Body and photography are intrinsically linked in my practice. There is the body of the photographic image that I cut up and assemble into compositions and that I hybridize with sculpture in installations. Plaster, glass or soluble paper are all supports that can give substance to these images. Then there is my own body, treated on several occasions and which today retains traces of its history. Drawing on my bodily memory like a sensitive archive, I think of the image for its surface of representation but also its corporeality. It is not so much a question in my work of representing disability but rather of drawing on experiential knowledge to approach the photographic medium. It is in this sense that I speak of cripper the image, or thinking about one's skin and one's body, and this from my crip body. Floating between two bodily realities, I navigate between an image of disability to which I do not seem to correspond and an experience of non-visible disability. It is in this sense that the name crip deconstructs what we understand but also what we expect from disability.
If the charge of pain is present in my work, it is also a question of the charge of desire, like a vector of emancipation on the body. A medicalized or non-standard body is scrutinized, diagnosed, felt. It is in this sense that I think of carnal pleasure as a source of agency and that I work to create friction between these two sensations as well as between my images and my sculptures, to think of the body as both vulnerable and desiring.
Born in 1998 in London.
Lives and works in Brighton.
Using digital scanning techniques, 3D rendering software, traditional engraving and plaster processes. My practice aims to expose local landscapes, to return to raw elements. Expose the past, present and future uses of the territory. Investigate our changing landscape interventions, from prehistoric to contemporary architecture, one working harmoniously with the landscape the other in contrast.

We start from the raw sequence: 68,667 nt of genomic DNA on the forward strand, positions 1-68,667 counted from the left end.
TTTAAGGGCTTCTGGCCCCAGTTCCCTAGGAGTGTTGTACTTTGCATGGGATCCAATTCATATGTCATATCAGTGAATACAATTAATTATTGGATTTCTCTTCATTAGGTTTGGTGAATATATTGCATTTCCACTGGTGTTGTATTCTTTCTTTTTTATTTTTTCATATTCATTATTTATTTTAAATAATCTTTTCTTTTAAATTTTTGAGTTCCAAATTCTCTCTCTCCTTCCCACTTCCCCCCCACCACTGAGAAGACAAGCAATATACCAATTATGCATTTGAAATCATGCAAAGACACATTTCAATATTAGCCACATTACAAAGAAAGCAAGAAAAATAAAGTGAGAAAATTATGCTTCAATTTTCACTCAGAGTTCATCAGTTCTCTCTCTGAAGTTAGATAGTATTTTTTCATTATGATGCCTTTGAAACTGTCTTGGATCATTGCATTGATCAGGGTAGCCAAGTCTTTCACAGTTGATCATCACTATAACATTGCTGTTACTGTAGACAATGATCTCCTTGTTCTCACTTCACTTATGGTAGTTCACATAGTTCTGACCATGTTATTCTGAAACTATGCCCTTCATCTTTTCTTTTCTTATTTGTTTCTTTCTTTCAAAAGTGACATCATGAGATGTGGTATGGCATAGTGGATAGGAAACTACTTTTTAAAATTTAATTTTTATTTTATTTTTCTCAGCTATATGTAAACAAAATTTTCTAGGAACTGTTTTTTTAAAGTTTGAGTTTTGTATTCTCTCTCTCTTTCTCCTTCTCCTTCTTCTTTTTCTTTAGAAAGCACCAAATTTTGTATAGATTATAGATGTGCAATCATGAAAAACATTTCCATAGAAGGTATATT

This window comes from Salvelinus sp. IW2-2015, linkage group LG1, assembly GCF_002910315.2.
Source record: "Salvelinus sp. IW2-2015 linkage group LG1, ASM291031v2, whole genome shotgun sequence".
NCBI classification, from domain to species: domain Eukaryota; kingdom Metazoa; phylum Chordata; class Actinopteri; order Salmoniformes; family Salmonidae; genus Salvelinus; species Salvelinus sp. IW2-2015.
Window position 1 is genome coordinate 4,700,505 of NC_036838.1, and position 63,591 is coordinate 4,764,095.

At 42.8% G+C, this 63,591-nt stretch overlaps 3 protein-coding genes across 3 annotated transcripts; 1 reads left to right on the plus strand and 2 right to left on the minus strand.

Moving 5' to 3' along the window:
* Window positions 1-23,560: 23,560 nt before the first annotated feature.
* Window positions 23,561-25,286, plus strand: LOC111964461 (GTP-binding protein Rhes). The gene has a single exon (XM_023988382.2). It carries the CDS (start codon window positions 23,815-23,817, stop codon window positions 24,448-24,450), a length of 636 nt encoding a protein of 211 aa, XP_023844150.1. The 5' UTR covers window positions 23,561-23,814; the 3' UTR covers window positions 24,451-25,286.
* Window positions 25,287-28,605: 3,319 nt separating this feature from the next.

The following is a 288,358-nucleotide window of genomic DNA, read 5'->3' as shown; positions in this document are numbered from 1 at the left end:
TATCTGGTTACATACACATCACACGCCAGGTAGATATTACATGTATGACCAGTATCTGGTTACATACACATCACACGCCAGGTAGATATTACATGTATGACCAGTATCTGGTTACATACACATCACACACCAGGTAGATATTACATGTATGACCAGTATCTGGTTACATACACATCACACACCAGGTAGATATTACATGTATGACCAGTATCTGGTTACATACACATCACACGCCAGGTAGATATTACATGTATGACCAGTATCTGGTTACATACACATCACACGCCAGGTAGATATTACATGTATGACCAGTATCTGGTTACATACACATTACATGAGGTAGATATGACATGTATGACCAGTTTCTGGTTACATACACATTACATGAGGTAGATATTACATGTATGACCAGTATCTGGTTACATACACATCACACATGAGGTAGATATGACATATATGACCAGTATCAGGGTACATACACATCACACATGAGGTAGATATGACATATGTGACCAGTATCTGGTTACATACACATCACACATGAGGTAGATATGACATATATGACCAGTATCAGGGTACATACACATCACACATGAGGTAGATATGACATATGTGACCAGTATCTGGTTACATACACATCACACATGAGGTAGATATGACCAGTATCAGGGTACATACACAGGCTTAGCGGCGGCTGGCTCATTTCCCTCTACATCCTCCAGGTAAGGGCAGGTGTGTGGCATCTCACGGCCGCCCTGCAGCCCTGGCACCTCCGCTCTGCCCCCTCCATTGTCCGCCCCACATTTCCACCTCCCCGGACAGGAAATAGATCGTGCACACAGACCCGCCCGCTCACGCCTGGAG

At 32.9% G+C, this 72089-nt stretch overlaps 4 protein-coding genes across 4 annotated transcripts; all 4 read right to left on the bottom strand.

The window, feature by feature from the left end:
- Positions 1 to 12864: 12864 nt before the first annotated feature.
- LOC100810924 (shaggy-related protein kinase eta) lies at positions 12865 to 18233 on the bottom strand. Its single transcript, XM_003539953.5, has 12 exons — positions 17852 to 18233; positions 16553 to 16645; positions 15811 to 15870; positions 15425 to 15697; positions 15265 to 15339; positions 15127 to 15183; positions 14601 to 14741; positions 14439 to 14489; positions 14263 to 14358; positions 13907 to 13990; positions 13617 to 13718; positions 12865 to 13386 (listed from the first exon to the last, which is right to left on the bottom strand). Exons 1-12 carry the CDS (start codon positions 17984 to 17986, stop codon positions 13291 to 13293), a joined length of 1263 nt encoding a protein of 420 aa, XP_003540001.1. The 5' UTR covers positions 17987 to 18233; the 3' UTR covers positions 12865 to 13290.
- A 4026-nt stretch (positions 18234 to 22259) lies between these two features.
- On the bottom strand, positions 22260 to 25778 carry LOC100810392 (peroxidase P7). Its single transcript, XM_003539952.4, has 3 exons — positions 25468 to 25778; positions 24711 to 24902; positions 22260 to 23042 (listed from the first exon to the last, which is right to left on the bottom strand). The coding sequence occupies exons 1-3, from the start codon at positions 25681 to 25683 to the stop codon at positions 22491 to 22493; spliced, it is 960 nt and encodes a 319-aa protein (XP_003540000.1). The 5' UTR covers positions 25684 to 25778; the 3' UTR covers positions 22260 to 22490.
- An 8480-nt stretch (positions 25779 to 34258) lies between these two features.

Born in 1985 in SAINT-GILLES.
Lives and works in SAINT-GILLES.
“Blindfolded” is a photographic installation project that questions the use of the photographic medium in the Anthropocene era. Our phones and cameras have become compulsive objects, seeking to capture a fragment of reality. Within this abundance of images, the question of what we are looking at has faded. In the “Blindfolded” project, different glaciers were photographed. The question throughout this work was to find a way for the photographed place to physically bear witness to its decline and the impact of human activity on it. .
The pigments used to create these images come from carbon deposits found on the surface of various locations. Under the influence of human activity, these deposits form a sort of border of carbon material which accelerates the melting of glaciers. The collection of these pigments then allows them to be used in various technical processes to make the images appear.
The use of glass plates interrupts the viewer in a linear reading: The reflections and variations of pigments in these installations create inaccuracies, offering suggested images. The mirror thus created incorporates the viewer into the structures themselves, recalling the interdependence of systems.
Blindfolded also questions our relationship to speed, imposing a slowdown both in the creation and in the contemplation of these images. This creates an archaic posture which resonates with the fragility of the photographed glaciers. Blindfolded invites us to think about a pictorial ecosophy where the place exists as a form of suggested image, delicate on the surface of the glass, echoing our collective issues faced with the massive transformation of our relationship with the living.